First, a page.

The Rave Subculture

I walked into the dark room after paying the ten-dollar cover charge. The music was what I noticed first. It was very loud and made a ring linger in my ears. The music was house music, also known as techno or electronic music. The next thing I noticed was the people. The majority of them were young adults, anywhere from their late teens to early 20’s. It wasn’t the people I noticed so much, but how they were behaving. Most of them were dancing, but not just your typical dancing that you would see in most dance clubs. People were very close together and there was a lot of physical, euphoric interaction between them. They were dancing to the beat, almost together as one. Also moving the groove of the music were many lights of all different colors. Most people were dancing with glowsticks as well as other various kinds of lights. It was clear to me right away that the majority of the people inside the room were not sober but were under some kind of influence. I had walked into the world of the rave.
It was a Saturday night in Jacksonville, Florida. I was at a club in the Downtown area called 618. It opens at 10 p.m., a time when most other places are getting ready to close. The patrons there however, were just getting their night started.
I walked around the club, observing as I walked. I saw people hugging a lot, giving each other massages or giving each other light shows. I asked a girl what the light show was for. Her name was Sara and she replied, “The lights look really cool when you’re rolling.” Rolling is term most ravers use when are on the popular club drug ecstasy. Sara was 19 and dressed like a lot of the ravers I saw there. Loose shirts and baggy pants. She had jewelry on that looked almost like children’s jewelry. She said kids there who wore that kind of apparel were called “candie ravers” or “candie kids”.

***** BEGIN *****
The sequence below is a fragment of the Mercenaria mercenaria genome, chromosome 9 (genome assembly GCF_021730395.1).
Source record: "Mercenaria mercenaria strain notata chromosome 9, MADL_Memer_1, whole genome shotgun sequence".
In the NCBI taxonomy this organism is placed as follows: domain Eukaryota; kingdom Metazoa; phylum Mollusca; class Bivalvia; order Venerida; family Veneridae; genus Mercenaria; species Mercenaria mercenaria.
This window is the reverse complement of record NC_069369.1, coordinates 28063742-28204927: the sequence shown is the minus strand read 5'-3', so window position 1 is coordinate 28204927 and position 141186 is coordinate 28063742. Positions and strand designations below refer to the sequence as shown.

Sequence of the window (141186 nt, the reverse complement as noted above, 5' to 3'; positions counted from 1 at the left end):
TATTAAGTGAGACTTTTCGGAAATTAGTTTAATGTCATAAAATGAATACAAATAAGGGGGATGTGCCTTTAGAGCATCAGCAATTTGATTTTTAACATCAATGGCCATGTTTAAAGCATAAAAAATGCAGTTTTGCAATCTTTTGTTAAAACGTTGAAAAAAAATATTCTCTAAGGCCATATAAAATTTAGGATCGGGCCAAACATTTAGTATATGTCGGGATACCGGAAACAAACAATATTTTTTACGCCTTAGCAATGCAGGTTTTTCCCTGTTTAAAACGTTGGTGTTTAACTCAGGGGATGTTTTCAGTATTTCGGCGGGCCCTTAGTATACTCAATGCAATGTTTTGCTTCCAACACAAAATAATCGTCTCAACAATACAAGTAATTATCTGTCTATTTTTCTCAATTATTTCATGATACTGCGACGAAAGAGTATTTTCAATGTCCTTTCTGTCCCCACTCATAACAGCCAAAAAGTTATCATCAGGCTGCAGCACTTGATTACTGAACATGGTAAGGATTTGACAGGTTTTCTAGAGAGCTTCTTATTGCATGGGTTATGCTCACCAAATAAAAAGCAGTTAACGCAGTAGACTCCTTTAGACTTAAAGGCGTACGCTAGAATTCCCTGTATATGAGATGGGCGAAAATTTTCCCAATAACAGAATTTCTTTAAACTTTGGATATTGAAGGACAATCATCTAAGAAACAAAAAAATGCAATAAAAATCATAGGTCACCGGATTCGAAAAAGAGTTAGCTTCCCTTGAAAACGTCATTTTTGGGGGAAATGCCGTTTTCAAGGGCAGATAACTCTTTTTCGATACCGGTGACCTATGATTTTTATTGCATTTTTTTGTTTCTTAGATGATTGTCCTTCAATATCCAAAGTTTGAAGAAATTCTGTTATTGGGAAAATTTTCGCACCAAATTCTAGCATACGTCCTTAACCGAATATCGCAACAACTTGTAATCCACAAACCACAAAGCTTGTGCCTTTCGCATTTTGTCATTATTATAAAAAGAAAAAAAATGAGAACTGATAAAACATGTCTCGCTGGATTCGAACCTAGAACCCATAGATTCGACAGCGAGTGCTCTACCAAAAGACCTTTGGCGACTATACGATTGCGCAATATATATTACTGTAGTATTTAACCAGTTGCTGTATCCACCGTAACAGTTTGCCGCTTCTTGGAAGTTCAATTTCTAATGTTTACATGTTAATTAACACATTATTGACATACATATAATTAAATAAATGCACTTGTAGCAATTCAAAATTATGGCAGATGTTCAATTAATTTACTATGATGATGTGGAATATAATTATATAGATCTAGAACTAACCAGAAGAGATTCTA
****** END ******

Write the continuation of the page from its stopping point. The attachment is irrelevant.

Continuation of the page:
Ecstasy pills are made of a compound called methylenedioxymethamphetamine, or MDMA. It’s an old drug: Germany issued the patent for it in 1914 to the German company, E. Merck. It’s chemists thought it could be a promising intermediary substance that might be used to help develop more advanced therapeutic drugs.
It was not successful however and disappeared until 1953. That’s when the U.S. Army funded an animal study of eight drugs, including MDMA. They were trying to find a lethal drug for use on soldiers during the cold war. They did not find it to be as toxic as they had hoped however and MDMA was forgotten once again.
It wasn’t until 1985 that it was outlawed and made a Class I substance, in the same category as heroin or LSD. By then, college-age people in Europe and India were taking the drug to enhance rave parties, where thousands of people danced to loud techno music. As years went by, MDMA got more and more popular, especially among users in their late teens and early 20’s. The drug sells for $20 to $30 today in the United States.
People who have taken the drug say the experience is a several-hour intense journey. All five senses are heightened. It’s not uncommon for people to massage, touch and hug one another while “rolling” to increase the pleasure. Some say it makes them happy and energetic. Others say MDMA releases their “true selves”.
I asked Sara how long she had been rolling and why she did it. “I dropped my first pill around the middle of 1998. That first time was so awesome. It was like a whole new world that I’d never seen. Everything around you is just a hundred times better than when you are sober. The air you breathe feels good, just to breathe it. Your skin is really sensitive to touch. And it feels so good just to hug people because you just feel like you have to. It’s like everyone here is a family and we are unified.” Then Sara reached over to me, grabbed me and gave me a very embracing hug. It caught me off guard and surprised me. She looked at me and said, “I just had to hug you,